At the age of 23, Hosmer appeared to be headed in the same direction as Mike Moustakas and the early career of Alex Gordon, but, like Gordon, he made some adjustments to make stronger, more consistent contact to solidify himself in the Royals future plans.


After 3,154 hits, one MVP, 13 All-Star appearances, and one tremendous tirade over pine tar on a bat, George Brett proved his worth as a hitting coach. After watching such great, quick improvements with Hosmer, it is incredible that more teams don’t reach out to former players who could actually hit. Instead, Major League Baseball hitting coaches include names like Brook Jacoby (Cincinnati, .270 career average with 1,220 hits), Lloyd McClendon (Detroit, .244 with 294 hits), Tom Brunansky (Minnesota, .244 with 1,543 hits), and Dave Hudgens (New York Mets, .143 with ONE career hit in 7 at-bats).

Hosmer2As Brett steps away from the field once again, it is proof that you can’t teach greatness, but you can be touched by it. Hosmer should be very grateful for getting his career back on track with help from one of the best ever.

Are the Royals Good Enough to “Go for It”?

ShieldsKansas City Royals GM Dayton Moore apparently thinks that his team is good enough to win within the next two years. That has to be the case after Moore traded one of the best prospects in baseball, Wil Myers, with RHP Jake Odorizzi, LHP Mike Montgomery, and 3B Patrick Leonard to the Tampa Bay Rays for two years of RHP James Shields and RHP Wade Davis.

For whatever reason, the Royals looked like they were going to go with Jeff Francoeur in right field in 2013, despite Myers ripping 37 home runs between Double-A and Triple-A in 2012. Was Myers expendable at the cost of playing Francoeur, who, after posting a .665 OPS in 2012, is in the final year of his contract in 2013?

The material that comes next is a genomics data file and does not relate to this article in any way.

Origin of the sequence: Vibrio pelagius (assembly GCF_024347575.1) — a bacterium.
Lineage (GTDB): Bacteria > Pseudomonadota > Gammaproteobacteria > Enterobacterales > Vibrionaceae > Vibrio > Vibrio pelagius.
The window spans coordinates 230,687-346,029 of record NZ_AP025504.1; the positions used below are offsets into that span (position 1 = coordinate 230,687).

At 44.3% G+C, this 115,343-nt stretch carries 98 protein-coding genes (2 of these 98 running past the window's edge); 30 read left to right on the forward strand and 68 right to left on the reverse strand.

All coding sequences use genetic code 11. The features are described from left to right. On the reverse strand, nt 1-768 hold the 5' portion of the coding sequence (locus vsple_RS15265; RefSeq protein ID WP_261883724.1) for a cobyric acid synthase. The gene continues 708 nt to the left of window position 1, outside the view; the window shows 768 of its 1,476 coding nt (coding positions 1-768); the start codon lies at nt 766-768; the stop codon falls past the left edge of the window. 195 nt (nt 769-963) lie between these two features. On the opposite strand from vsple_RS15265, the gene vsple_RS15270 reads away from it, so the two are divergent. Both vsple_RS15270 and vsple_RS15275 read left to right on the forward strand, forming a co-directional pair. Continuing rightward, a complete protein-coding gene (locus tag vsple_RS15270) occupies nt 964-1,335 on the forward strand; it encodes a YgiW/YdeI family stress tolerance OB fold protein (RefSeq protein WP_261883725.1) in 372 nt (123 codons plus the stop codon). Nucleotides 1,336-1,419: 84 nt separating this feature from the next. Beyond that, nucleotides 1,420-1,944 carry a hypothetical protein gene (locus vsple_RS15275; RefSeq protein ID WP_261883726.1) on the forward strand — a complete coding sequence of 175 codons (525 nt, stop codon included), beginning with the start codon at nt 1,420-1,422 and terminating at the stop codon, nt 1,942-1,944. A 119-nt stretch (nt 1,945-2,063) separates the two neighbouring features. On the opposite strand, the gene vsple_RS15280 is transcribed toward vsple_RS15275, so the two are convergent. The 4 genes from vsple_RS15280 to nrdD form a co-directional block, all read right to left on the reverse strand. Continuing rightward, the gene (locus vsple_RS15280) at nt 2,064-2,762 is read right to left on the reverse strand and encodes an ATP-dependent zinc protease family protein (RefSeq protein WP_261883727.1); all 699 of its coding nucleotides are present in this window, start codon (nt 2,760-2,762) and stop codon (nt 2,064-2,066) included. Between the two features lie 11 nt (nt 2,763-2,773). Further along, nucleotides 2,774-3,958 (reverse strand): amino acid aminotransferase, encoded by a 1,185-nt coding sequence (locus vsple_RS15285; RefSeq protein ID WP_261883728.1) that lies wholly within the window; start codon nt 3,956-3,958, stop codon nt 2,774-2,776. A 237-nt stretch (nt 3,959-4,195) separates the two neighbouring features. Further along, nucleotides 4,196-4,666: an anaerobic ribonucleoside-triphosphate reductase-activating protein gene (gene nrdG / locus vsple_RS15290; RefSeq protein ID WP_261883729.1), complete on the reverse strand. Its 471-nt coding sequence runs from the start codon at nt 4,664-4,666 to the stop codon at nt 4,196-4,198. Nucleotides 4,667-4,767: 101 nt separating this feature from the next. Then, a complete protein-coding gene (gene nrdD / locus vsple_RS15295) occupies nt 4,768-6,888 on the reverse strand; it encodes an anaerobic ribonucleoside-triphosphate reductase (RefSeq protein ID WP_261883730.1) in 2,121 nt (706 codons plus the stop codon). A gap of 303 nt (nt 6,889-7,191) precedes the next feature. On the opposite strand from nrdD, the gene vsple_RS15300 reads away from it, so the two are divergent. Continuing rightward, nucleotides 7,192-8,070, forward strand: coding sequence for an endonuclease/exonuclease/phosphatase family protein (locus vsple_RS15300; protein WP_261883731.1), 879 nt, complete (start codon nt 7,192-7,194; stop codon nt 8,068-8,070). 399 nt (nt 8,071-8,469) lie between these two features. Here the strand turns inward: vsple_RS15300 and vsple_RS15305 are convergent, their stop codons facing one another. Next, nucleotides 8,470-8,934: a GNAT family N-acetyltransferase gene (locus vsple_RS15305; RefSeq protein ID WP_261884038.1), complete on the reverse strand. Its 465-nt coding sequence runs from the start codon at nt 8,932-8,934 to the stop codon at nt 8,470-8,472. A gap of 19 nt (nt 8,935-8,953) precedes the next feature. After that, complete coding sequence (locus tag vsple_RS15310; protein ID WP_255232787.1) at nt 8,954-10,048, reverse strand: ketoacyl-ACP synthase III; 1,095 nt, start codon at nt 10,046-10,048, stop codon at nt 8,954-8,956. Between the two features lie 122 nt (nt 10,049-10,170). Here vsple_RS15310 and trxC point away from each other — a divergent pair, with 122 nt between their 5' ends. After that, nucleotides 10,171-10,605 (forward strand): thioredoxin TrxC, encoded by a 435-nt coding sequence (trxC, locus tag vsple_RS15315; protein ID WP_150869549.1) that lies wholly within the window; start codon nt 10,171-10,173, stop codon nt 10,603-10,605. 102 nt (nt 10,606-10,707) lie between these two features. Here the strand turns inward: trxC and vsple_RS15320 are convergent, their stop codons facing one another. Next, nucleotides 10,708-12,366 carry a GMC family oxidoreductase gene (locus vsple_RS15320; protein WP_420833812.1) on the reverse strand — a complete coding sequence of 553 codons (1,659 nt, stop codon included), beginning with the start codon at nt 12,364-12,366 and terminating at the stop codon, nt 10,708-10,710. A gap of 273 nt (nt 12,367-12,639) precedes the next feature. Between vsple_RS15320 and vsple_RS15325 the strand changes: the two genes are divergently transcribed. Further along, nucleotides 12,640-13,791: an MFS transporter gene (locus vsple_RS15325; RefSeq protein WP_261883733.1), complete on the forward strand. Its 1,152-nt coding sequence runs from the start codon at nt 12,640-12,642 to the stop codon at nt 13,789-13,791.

While Kansas City has Wade Davis under contract through 2017, one has to wonder if he is really a starting pitcher. Davis posted a 2.43 ERA over 54 appearances and 70.1 innings, posting an 87:29 K:BB pitching only out of the bullpen in 2012. Prior to last season, Davis was 25-22 with a 4.22 ERA in 64 career starts, posting a 254:138 K:BB in 388.1 innings for the Rays.

While James Shields has a 31-22 record and a 3.15 ERA over the last two seasons, posting a 448:123 K:BB in 477 innings, Davis will be the wildcard in this deal, especially considering the amount of young controllable talent the Royals gave up in the deal.

Beyond the trade is the makeup of the current Royals roster. Is it championship caliber? Can the Royals compete with the Tigers, who have reloaded the pitching staff by re-signing Anibal Sanchez, teaming him with Justin Verlander, Doug Fister, and Max Scherzer to form one of the top pitching staffs in baseball, while still packing the Prince Fielder and Miguel Cabrera punch?